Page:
Final Fantasy VII is coming at the end of March, and Final Fantasy IX is available now. I’m ashamed to say I never played the latter but this is a great opportunity to.
Sidescrollers new and old:
BOXBOY! + BOXGIRL! is a new entry in a well-like puzzle platformer series that introduces some new characters and multiplayer. Coming in April.
Bloodstained: Ritual of the Night got a teaser, but we’ve heard a lot about this Castlevania spiritual sequel already. Just come out!
Yoshi’s Crafted World comes out March 29, but there’s a demo available today.
Captain Toad: Treasure Tracker gets an update adding multiplayer to its intricate levels, and soon, a paid pack for new ones. I might wait for a combined version but this should be fun.
Miscellaneous but still interesting:
The new Marvel Ultimate Alliance is coming this summer and I can’t wait. The second one was a blast but it came out way too long ago. A good co-op brawler is a natural fit for the Switch, plus being a superhero is fun.
Daemon X Machina, the striking-looking mech combat game, is getting a demo ahead of the summer release. They’re going to incorporate changes and advice from players so if you want to help shape the game, get to it.
Disney Tsum Tsum Festival… I don’t know what this is. But it looks wild.
Deltarune! It’s the sequel-ish to the beloved Undertale, and you can get the first chapter on Switch now. Play Undertale first, or you won’t get the dog jokes.
There were a few more little items here and there, but that’s the gist. Boy am I glad I have a Switch!
It came right in the middle of the Nintendo Direct announcement this afternoon: “99 players… but only one reigns supreme.”
It could be a tagline for just about any of the run-and-gun shoot ’em up battle royale games that are so popular right now, à la Fortnite or Apex. Instead, it’s the tagline for the new… Tetris?
Nintendo only touched on it for about 40 seconds (so details are a bit light), but the company says it’s releasing later today a free-to-play, 99-player version of Tetris called Tetris 99. It’ll be a free download for Nintendo Switch Online members.
It seems to mostly be the Tetris we all know, with a twist: performing particularly well will let you attack other players with garbage, filling their carefully curated rows with a bunch of junk.
Nintendo has ruined my life, and all our lives, by announcing Super Mario Maker 2, the sequel to the level-constructing game on Wii U that produced thousands of devious levels for those who think the “real” games aren’t hard enough. Gamers have been asking for this basically since the Switch was first rumored.
Mario Maker 2 looks like it’s been updated in a number of helpful ways apart from being on a console that will actually be supported long-term. The interface needed some sprucing up for the lower precision players, who will have to use their fingers instead of a stylus on the touchscreen.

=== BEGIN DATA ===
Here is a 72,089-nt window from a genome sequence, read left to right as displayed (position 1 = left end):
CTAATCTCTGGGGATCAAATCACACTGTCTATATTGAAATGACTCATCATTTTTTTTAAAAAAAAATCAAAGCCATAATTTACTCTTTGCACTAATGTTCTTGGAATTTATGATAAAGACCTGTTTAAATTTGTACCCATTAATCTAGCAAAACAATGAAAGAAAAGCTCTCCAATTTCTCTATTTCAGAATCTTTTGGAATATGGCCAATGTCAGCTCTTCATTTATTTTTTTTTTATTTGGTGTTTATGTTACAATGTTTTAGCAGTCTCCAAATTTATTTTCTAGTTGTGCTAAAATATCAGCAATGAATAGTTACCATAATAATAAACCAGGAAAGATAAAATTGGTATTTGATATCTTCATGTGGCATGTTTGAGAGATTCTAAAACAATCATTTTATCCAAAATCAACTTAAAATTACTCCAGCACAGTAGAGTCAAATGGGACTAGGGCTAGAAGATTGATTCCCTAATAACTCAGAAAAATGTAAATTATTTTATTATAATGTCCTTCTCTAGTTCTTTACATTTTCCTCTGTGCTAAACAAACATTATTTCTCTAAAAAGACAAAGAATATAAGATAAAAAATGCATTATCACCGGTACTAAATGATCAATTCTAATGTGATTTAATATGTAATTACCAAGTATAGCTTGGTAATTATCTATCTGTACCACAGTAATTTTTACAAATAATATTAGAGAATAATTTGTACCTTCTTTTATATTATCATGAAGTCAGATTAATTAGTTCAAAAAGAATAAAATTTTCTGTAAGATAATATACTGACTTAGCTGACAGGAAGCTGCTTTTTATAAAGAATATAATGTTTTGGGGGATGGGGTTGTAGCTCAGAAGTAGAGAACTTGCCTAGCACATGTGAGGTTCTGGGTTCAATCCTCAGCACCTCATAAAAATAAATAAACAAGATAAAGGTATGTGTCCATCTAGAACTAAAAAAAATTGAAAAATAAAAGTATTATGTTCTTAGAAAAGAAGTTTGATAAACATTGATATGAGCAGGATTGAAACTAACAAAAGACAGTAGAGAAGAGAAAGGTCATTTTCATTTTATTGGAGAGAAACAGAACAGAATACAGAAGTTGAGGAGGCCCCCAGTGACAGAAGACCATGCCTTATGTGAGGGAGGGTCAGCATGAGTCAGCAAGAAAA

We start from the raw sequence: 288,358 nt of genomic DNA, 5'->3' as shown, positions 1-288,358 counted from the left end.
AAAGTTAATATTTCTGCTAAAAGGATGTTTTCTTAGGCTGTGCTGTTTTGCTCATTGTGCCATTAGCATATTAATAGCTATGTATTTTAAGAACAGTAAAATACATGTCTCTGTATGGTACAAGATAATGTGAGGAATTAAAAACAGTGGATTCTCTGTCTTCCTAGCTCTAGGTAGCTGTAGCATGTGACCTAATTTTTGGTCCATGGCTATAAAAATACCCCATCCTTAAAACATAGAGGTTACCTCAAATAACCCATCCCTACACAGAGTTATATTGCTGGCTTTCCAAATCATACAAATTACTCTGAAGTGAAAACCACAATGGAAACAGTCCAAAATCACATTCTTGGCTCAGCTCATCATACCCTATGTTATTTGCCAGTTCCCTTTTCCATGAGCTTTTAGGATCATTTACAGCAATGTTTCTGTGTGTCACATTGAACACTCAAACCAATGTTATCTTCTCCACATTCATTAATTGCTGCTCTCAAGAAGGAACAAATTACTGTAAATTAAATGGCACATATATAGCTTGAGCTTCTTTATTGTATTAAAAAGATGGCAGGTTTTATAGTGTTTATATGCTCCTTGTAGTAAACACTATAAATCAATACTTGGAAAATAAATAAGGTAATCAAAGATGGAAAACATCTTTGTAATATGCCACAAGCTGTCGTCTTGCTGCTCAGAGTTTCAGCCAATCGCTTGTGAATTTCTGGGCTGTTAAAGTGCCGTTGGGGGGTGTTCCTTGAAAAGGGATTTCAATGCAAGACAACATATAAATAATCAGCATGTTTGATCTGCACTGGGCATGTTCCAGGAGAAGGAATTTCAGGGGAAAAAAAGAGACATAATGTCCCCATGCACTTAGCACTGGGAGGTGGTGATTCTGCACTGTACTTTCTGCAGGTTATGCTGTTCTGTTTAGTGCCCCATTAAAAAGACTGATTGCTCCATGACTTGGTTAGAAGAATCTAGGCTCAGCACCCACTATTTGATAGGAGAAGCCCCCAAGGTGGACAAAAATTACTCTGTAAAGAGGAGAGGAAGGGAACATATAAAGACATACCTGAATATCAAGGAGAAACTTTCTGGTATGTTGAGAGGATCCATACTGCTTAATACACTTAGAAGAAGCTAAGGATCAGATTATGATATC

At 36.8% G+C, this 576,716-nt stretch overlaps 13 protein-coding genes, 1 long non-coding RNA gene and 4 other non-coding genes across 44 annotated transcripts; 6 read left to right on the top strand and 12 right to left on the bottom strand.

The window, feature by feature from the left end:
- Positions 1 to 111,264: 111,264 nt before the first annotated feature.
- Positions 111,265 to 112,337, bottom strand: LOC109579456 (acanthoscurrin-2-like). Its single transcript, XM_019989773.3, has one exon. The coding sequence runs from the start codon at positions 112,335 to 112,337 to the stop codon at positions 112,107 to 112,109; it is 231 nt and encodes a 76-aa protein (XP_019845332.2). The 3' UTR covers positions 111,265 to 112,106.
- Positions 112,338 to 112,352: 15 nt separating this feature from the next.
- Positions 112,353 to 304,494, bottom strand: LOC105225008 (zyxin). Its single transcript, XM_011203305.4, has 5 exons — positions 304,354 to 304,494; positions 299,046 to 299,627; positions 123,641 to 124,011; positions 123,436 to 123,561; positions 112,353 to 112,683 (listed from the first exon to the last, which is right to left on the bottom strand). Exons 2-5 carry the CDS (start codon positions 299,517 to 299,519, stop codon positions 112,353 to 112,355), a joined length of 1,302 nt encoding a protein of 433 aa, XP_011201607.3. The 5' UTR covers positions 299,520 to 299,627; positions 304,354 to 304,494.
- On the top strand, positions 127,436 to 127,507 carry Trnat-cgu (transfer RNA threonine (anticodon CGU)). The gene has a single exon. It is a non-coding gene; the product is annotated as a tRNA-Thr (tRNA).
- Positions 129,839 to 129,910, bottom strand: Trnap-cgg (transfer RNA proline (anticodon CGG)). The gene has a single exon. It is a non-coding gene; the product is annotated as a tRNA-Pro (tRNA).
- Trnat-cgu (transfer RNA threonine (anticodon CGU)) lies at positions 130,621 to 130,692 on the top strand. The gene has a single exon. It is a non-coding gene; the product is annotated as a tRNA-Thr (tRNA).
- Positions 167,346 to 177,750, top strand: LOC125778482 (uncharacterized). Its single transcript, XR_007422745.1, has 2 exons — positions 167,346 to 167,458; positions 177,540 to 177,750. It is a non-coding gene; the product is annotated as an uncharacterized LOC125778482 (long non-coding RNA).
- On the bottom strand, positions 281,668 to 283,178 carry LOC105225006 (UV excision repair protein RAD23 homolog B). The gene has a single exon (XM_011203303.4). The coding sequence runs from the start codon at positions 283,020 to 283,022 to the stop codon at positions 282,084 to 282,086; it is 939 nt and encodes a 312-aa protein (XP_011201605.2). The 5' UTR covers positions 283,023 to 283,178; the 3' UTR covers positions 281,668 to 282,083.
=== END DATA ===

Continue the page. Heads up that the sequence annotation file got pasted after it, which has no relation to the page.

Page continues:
No doubt this will be a huge draw for Nintendo’s Switch Online service, which will likely not only allow you to share your levels and try those of others, but — if Nintendo listened to its player base — compete with ghosts and other multiplayer features. Here’s hoping we can build whole worlds, but let’s not get greedy. But we definitely have slopes now!
Honestly, I could play NES and SNES-era Mario games forever on repeat, and the re-releases of other Marios on Switch has made the newer ones even more accessible. Probably between those and Mario Maker I’ll never leave the house again.
Details are truly scant for now except that the game will come out in June of this year, just in time for summer to arrive — and be shut out with blackout curtains so glare doesn’t get on my greasy Switch. I’ll update this post if any new information becomes available.
Further cementing its status as Nintendo’s most successful mobile game to date, Fire Emblem Heroes has officially crossed the half-a-billion-dollar revenue mark, which it hit just after the two-year anniversary of its launch in early February 2017. The game’s $500 million in player spending includes players on both iOS and Android (via Sensor Tower).
Fire Emblem Heroes is a free-to-play game that lets players spend real money inside the app once they download it. Most of Nintendo’s apps have followed this structure, except Super Mario Run, which requires players to pay $9.99 to see the full game. In total, Fire Emblem Heroes has brought in “more than seven times the revenue” of Super Mario Run, and grossed more than twice the combined earnings of all of Nintendo’s other mobile games, according to Sensor Tower.
To date these include Miitomo (now defunct), Super Mario Run, Animal Crossing: Pocket Camp, and Dragalia Lost. Released just last September, Dragalia Lost has already become Nintendo’s second most lucrative mobile game, surpassing Animal Crossing: Pocket Camp and Super Mario Run.
In terms of platforms for Fire Emblem Heroes, players on Google Play/Android accounted for the majority of spending at 54 percent, while the iOS App Store made up 46 percent of player spending. Most players are located in Japan, which accounted for 56 percent of the game’s $500 million total, while the United States is the game’s second largest market at 31 percent of player spending.
Despite Super Mario Run performing poorly in comparison to the free-to-play games, Shigeru Miyamoto has stated that Nintendo will “continue pushing” for pay-once mobile games over freemium experiences. One senior official at Nintendo called the F2P structure of Fire Emblem Heroes as “an outlier” in the grand scheme of Nintendo’s mobile strategy, claiming that Nintendo “prefers” Super Mario Run‘s payment model.
Despite this, Nintendo’s next two mobile game releases will be free-to-play: Mario Kart Tour will launch this summer and Dr. Mario World is set to release later in 2019.
But 2018 might be seen as the year the market finally starting slipping away from the aging 3DS. Hardware sales for the 2018 calendar year were just 2.85 million, down over 57 percent from the year before. That’s a marked change from the 2016 to 2017 period, where 3DS sales worldwide fell just nine percent year-over-year (despite the intervening launch of the ultra-hot Switch in 2017).
Nintendo’s new president Shuntaro Furukawa admitted in a recent Q&A that “the Nintendo 3DS market has contracted faster than we anticipated.” But in practically the same breath, he once again committed to supporting the system alongside the Switch going forward.